The lower half of Positano in the summer months purely serves the tourist trade, with 70% of residents renting out their houses and living in the upper regions of the mountain. Everyday life in this stunning vertical city is not without challenges either, it’s easier to get from A to B on foot or a zippy Vespa, which is not always ideal if you’re loaded up with masses of shopping or have to replace a washing machine… for that you’ll need a working donkey. Yep, Sasa confirmed that in the 21st Century, the locals of Positano still use donkeys to transport large goods up and down roads that are too small for a van to get through.

Leaving the pastel pops of Positiano colour behind, we continued along the windy road that lead to our first stop off – Amalfi town. Sasa had a piece of knowledge or historical titbit to tell about every village we drove through, like pointing out tiny model nativity scenes set into the cliff sides that are lit up at night and plays Christmas music every day of the year.

positano amalfi coast

📷 by Em – Left to right: The silhouette of the Madonna in the rocks on the Amalfi coastal road; An example of the Saracen influence in the local architecture.

Or ‘Africana Famous Club’ a popular nightclub in Praiano that resides in a cave practically at sea level (complete with a dock so you can safely moor the family yacht while you party it up).  For roughly half an hour looking out the right hand side window of the bus (which I can confirm are THE best seats to be in if you’re doing this trip from Sorrento) was a parade of spectacular blue sea, beautiful buildings and scenic ravines lining the road.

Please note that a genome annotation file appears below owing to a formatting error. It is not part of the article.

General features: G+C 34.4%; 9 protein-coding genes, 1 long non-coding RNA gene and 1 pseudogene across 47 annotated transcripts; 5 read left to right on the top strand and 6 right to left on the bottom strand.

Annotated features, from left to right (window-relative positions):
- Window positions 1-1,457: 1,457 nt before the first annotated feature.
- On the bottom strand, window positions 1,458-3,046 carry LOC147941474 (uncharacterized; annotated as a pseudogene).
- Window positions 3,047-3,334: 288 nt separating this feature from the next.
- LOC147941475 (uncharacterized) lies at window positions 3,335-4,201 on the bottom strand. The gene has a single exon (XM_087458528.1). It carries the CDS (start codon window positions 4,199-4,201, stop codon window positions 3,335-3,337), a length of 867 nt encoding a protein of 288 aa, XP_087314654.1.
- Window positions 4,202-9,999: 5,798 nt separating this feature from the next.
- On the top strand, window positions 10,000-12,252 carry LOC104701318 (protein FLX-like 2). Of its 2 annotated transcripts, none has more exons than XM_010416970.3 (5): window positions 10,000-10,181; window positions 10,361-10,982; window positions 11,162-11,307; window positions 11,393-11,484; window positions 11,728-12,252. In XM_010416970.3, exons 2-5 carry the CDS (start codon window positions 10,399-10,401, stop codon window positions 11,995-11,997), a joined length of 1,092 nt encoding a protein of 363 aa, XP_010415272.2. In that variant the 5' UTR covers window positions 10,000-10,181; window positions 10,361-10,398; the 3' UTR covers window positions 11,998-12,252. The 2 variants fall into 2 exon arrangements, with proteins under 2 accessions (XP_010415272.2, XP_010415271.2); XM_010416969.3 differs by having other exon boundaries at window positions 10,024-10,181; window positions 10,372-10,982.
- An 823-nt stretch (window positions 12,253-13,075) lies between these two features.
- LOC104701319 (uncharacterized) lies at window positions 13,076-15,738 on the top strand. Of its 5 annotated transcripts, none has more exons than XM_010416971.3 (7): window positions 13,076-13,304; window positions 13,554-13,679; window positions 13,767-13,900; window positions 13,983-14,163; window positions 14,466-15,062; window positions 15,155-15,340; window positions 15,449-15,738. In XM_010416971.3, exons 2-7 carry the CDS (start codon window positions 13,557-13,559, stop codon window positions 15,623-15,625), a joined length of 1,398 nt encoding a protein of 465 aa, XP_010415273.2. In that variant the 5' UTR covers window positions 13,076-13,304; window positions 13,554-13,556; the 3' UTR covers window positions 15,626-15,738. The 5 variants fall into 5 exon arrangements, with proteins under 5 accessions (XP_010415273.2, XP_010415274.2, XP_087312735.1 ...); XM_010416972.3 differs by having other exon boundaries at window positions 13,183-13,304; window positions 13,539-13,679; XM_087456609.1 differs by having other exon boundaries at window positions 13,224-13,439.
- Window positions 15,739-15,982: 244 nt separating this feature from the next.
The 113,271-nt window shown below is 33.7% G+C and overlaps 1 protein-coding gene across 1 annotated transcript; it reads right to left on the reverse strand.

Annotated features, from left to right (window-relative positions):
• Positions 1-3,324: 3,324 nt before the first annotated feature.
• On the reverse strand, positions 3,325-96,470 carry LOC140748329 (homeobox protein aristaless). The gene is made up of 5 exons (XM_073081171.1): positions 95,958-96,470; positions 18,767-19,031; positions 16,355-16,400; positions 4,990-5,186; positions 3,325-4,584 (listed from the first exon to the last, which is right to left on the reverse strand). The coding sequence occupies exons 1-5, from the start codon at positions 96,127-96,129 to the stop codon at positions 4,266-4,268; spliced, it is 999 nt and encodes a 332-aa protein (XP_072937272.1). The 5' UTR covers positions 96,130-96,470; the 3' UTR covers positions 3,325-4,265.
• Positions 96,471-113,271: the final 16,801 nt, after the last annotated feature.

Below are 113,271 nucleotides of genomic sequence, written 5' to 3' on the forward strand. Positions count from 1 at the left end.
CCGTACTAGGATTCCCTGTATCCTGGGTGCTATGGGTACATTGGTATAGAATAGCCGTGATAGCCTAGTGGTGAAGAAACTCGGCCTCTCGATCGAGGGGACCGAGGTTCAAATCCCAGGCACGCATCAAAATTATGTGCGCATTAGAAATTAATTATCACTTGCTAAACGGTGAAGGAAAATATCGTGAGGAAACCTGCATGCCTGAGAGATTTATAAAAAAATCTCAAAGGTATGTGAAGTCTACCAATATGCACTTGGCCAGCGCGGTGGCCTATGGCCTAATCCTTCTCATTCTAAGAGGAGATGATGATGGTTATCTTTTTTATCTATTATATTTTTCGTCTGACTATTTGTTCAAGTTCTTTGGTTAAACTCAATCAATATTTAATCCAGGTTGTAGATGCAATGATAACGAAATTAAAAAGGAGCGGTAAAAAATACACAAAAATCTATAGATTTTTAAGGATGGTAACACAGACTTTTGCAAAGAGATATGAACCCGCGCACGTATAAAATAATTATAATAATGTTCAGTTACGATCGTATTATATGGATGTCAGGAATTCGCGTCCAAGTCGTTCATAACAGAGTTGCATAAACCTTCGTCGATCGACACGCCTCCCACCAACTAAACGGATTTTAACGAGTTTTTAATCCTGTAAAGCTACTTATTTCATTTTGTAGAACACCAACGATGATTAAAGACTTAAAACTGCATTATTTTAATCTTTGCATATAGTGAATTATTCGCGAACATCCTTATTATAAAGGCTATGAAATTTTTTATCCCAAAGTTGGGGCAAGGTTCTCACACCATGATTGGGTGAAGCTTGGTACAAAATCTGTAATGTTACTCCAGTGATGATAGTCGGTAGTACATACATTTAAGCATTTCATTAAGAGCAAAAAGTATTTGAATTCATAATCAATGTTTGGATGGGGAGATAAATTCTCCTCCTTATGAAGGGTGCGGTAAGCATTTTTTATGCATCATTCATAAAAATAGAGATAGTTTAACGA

Descending into the outer regions of Amalfi town, a sense of glamour was apparent already. The hotels were bigger, the natural rustic charms of quaint resorts we had passed through was discretely replaced with a more polished veneer, the Vespa’s and dusty beaten up Fiat 500s were long gone. Parking next to the marina, Sasa gave the group strict instructions on what time the coach would be leaving Amalfi town that afternoon. This was now a designated free time of the tour, so you could wander round the town at your leisure. However, Sasa had arranged a boat trip for those that wanted it (at an extra cost, around €12 which was cheaper than buying tickets direct from the harbour kiosk) and as it was a gorgeously warm sunny day, the majority of us opted to take advantage.